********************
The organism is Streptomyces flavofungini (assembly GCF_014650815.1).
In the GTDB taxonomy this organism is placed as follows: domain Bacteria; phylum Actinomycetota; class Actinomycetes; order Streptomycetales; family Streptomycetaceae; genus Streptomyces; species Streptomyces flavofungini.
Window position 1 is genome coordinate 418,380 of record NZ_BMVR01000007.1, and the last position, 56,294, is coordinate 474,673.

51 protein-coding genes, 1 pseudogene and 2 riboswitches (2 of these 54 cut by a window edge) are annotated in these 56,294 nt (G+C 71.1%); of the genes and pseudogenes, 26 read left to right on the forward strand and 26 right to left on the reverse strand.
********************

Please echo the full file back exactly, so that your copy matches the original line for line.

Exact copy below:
The organism is Streptomyces flavofungini (assembly GCF_014650815.1).
In the GTDB taxonomy this organism is placed as follows: domain Bacteria; phylum Actinomycetota; class Actinomycetes; order Streptomycetales; family Streptomycetaceae; genus Streptomyces; species Streptomyces flavofungini.
Window position 1 is genome coordinate 418,380 of record NZ_BMVR01000007.1, and the last position, 56,294, is coordinate 474,673.

51 protein-coding genes, 1 pseudogene and 2 riboswitches (2 of these 54 cut by a window edge) are annotated in these 56,294 nt (G+C 71.1%); of the genes and pseudogenes, 26 read left to right on the forward strand and 26 right to left on the reverse strand.